By this time, inevitably, the idea of the holiday had tugged away from its original mooring in a desire for sun, sea and fresh air and turned horribly symbolic, a matter of caste, status and social differentiation. You went on holiday, and on a particular type of holiday, not so much because you wanted to, but because the nature and extent of the holiday demonstrated the kind of person you were.
The middle-class bank clerk of J B Priestley's novels beguiled his leisure on the Frinton sand dunes to show that he was a cut above the pitman with his annual fish-and-chip orgy at Skegness. The pitman, alternatively, wanted to clinch his superiority to the man on the dole, who might just contrive a day-long charabanc trip to Grange-over-Sands.
The novelist Simon Raven, on the prowl on the Kentish coast in the late 1950s, produced a fascinating piece of reportage from a café tenanted by an anxious working-class family uncertain as to why they had come on holiday in the first place. ("You know bloody well why we came. Because your bloody mother wouldn't let me rest till I'd arranged a proper holiday for you. 'Everyone else does it,' she says, 'and it's only right you should do it for Rita...'")
The cheap package holiday of the late 1960s added a further refinement to this process of social distancing, again reflected and endorsed by a popular culture that ran alongside. The "holiday" songs of the immediately pre- and post-Second World War era had been about Blackpool and Butlins. By the 1970s, on the other hand, the pop charts were resounding to Sylvia's "Y Viva España", "Dreadlock Holiday" by 10cc and "Oh, I'm Going to Barbados" by Typically Tropical.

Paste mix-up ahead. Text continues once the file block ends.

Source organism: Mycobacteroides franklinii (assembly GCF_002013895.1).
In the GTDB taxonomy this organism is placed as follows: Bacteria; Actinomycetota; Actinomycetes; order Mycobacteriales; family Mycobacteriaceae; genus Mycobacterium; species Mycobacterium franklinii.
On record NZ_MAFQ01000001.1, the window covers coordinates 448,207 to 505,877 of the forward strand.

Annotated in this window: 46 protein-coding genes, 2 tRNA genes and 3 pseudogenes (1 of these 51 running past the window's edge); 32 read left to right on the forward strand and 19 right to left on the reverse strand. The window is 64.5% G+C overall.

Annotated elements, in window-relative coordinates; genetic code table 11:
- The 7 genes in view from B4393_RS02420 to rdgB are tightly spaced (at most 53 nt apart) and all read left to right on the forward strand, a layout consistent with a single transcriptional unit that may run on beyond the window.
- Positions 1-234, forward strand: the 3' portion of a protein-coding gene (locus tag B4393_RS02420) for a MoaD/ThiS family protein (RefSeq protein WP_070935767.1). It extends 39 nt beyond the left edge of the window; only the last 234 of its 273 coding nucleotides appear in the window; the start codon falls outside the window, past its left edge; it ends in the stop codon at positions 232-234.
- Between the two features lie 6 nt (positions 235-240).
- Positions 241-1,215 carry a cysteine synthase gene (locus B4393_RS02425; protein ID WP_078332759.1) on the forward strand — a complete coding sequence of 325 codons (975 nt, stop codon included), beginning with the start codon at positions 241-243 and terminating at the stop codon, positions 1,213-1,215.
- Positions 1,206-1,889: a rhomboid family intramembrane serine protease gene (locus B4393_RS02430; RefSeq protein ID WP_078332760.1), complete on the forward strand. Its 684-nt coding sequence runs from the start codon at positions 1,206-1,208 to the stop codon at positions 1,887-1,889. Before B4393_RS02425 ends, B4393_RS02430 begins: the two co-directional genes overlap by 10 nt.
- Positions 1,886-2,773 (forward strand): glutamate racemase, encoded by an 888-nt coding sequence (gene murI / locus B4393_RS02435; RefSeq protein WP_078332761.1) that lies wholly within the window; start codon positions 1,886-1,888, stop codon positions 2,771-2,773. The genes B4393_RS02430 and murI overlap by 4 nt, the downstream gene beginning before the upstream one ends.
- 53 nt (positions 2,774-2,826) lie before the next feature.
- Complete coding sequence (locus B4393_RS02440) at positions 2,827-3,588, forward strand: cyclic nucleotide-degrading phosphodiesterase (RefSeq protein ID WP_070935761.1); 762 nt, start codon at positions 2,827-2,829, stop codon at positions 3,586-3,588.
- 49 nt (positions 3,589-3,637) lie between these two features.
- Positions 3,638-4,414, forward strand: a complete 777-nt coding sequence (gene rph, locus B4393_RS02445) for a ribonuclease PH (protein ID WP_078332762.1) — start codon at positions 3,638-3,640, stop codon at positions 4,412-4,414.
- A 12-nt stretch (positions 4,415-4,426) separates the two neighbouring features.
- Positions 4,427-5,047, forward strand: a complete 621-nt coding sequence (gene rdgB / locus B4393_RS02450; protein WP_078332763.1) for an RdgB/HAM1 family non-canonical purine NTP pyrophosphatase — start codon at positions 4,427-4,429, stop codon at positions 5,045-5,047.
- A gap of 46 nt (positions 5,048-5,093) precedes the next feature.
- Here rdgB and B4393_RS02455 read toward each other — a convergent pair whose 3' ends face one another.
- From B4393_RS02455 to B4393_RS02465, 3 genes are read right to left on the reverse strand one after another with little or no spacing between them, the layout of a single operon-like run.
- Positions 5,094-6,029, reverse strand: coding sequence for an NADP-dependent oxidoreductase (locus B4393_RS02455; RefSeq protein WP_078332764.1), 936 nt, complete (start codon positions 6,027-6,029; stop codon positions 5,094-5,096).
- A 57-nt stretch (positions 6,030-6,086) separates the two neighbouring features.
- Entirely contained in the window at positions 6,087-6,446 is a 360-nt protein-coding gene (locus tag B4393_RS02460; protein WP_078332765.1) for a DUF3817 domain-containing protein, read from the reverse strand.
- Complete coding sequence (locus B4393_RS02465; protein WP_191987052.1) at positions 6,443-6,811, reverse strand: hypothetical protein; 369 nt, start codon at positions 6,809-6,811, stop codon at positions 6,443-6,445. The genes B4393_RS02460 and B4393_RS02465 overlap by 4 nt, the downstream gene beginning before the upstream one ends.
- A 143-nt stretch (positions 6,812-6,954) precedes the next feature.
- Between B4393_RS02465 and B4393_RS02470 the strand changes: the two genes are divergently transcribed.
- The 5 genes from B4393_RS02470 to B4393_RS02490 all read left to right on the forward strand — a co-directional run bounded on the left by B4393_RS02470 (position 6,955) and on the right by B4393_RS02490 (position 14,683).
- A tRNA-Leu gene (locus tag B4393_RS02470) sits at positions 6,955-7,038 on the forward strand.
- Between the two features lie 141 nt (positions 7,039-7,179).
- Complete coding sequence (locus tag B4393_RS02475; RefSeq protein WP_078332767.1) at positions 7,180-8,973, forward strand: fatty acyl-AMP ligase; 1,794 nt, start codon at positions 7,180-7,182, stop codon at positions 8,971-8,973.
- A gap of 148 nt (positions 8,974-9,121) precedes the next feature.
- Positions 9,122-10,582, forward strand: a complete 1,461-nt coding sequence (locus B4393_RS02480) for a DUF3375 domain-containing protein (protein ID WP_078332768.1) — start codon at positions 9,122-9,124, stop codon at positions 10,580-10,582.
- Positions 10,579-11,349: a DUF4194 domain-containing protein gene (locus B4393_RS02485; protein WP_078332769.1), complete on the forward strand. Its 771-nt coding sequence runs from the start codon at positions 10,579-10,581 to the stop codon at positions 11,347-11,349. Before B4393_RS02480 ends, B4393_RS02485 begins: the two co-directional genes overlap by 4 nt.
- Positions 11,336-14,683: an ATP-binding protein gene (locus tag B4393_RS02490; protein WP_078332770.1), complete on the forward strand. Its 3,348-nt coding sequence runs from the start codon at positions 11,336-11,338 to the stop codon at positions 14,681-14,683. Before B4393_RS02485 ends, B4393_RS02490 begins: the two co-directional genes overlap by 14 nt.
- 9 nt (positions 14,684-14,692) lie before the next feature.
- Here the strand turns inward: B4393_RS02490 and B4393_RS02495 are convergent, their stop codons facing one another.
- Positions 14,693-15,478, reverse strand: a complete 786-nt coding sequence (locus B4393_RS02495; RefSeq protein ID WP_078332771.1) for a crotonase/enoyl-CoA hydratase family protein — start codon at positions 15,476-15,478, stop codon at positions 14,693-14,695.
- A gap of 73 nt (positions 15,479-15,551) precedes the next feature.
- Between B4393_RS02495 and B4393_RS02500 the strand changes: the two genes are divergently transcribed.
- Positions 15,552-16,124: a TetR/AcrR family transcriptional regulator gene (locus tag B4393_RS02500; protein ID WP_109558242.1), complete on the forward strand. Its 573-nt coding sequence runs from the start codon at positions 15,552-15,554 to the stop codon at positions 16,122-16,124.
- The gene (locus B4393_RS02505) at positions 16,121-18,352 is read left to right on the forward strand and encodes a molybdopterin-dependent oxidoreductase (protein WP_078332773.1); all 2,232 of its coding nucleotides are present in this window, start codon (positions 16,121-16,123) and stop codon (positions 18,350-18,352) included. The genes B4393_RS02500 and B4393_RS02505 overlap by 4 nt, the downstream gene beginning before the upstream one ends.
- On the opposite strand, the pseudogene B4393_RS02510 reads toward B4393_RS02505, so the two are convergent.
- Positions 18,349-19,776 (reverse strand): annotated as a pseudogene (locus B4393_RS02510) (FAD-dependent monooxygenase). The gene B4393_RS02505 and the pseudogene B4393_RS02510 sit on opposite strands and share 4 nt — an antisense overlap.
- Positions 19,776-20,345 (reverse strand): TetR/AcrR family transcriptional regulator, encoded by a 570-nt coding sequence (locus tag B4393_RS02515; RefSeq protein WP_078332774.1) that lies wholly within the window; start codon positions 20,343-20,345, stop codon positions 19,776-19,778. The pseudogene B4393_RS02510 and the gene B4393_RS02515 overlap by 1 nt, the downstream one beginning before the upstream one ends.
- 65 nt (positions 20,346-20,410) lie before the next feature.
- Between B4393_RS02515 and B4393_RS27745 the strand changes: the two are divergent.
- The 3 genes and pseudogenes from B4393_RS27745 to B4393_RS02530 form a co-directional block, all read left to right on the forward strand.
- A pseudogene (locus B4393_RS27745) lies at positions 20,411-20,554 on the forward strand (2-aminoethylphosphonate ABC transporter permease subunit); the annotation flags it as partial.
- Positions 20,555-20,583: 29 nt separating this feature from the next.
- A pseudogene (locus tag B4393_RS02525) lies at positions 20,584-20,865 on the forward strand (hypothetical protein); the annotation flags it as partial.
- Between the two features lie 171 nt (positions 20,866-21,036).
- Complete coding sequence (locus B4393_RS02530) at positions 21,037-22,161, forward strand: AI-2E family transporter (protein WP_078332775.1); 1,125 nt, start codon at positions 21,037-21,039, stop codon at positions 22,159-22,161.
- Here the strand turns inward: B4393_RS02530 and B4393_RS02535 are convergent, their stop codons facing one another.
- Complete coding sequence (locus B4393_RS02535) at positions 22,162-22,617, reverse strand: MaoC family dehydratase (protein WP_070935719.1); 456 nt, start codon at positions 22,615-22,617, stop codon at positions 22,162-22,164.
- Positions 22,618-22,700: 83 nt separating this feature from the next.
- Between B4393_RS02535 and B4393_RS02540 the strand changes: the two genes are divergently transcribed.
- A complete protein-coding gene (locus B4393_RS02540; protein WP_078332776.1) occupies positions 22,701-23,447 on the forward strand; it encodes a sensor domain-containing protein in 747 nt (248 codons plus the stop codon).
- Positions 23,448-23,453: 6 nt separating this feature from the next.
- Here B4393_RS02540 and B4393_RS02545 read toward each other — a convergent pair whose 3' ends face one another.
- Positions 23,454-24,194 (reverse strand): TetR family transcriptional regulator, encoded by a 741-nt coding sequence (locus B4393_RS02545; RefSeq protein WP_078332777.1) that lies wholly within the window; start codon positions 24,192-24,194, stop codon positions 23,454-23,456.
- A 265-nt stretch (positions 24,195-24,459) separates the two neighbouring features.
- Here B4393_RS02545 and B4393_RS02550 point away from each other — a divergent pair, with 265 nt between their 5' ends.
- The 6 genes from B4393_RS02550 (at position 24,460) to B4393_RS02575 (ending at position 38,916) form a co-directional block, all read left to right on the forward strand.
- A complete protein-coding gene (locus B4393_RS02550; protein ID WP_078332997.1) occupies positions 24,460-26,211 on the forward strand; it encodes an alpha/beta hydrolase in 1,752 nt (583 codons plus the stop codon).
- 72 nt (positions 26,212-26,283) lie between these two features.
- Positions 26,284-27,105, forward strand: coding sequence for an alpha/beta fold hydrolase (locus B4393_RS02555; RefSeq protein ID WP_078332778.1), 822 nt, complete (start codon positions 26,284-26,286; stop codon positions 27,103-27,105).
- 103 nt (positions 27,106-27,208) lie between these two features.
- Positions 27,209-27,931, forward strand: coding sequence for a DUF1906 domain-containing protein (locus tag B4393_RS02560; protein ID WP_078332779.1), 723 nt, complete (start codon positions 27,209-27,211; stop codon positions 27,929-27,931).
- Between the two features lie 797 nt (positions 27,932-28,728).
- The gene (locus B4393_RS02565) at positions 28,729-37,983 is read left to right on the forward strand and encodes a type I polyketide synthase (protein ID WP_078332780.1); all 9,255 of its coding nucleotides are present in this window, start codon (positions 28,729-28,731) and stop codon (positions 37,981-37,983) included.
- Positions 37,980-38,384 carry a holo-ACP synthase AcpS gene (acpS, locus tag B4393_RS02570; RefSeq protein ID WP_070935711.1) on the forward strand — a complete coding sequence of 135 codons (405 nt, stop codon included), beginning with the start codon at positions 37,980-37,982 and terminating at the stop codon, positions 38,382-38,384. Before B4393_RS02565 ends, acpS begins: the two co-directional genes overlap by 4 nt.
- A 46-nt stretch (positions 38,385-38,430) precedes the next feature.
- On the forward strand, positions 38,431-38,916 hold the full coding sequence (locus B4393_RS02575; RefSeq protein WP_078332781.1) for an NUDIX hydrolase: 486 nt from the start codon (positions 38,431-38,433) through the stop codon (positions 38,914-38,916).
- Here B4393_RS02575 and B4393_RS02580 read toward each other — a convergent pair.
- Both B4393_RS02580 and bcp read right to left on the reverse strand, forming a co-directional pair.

My own familial experience of the Great British Holiday perfectly mirrors the rise of this complicated game of social leapfrog. My paternal grandfather was an electrician who, throughout the 1930s, escorted his family from their three-up three-down Norwich council house to a week in a boarding house 20 miles away at Great Yarmouth: virtually all of the photos I have of my father as a boy show him striding, school cap on head, mackintosh folded over arm, along the clotted Great Yarmouth seafront or staring from the back of a charabanc. My mother's family was a bit more genteel, although politically naive, which meant that the solitary foreign jaunt they planned in the 1930s – to Germany – was stymied by the outbreak of war.
Family holidays in the late 1960s, consequently, were an odd compromise between these two exacting traditions (working-class hedonism versus middle-class prudence). A succession of ghastly south coast boarding houses, tyrannised by terrifying old women and rife with obscure prohibitions, eventually gave way to Lakeland barns and east coast holiday lets.